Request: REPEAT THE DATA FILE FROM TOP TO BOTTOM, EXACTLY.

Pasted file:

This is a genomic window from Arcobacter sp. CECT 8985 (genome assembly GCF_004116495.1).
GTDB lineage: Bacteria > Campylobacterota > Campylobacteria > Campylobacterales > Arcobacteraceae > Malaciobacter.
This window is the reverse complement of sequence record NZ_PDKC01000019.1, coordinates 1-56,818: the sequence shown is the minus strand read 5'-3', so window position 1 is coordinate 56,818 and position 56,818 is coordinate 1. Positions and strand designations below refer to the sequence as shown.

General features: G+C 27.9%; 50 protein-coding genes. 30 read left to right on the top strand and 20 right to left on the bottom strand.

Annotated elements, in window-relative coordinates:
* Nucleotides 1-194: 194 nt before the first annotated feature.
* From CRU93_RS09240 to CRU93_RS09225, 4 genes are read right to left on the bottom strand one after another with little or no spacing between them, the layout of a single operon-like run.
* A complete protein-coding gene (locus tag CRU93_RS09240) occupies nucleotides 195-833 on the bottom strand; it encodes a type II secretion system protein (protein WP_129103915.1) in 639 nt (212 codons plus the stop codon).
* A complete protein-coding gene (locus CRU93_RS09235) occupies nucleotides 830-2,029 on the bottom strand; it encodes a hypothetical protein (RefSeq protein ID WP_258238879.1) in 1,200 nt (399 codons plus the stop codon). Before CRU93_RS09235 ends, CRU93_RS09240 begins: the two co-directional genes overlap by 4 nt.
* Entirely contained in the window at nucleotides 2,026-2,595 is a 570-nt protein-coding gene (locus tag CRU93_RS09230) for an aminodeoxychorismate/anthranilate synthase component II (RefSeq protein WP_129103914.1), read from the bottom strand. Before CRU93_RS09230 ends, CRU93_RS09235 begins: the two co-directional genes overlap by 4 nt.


This is a genomic window from Arcobacter sp. CECT 8985 (genome assembly GCF_004116495.1).
GTDB lineage: Bacteria > Campylobacterota > Campylobacteria > Campylobacterales > Arcobacteraceae > Malaciobacter.
This window is the reverse complement of sequence record NZ_PDKC01000019.1, coordinates 1-56,818: the sequence shown is the minus strand read 5'-3', so window position 1 is coordinate 56,818 and position 56,818 is coordinate 1. Positions and strand designations below refer to the sequence as shown.

General features: G+C 27.9%; 50 protein-coding genes. 30 read left to right on the top strand and 20 right to left on the bottom strand.

Annotated elements, in window-relative coordinates:
* Nucleotides 1-194: 194 nt before the first annotated feature.
* From CRU93_RS09240 to CRU93_RS09225, 4 genes are read right to left on the bottom strand one after another with little or no spacing between them, the layout of a single operon-like run.
* A complete protein-coding gene (locus tag CRU93_RS09240) occupies nucleotides 195-833 on the bottom strand; it encodes a type II secretion system protein (protein WP_129103915.1) in 639 nt (212 codons plus the stop codon).
* A complete protein-coding gene (locus CRU93_RS09235) occupies nucleotides 830-2,029 on the bottom strand; it encodes a hypothetical protein (RefSeq protein ID WP_258238879.1) in 1,200 nt (399 codons plus the stop codon). Before CRU93_RS09235 ends, CRU93_RS09240 begins: the two co-directional genes overlap by 4 nt.
* Entirely contained in the window at nucleotides 2,026-2,595 is a 570-nt protein-coding gene (locus tag CRU93_RS09230) for an aminodeoxychorismate/anthranilate synthase component II (RefSeq protein WP_129103914.1), read from the bottom strand. Before CRU93_RS09230 ends, CRU93_RS09235 begins: the two co-directional genes overlap by 4 nt.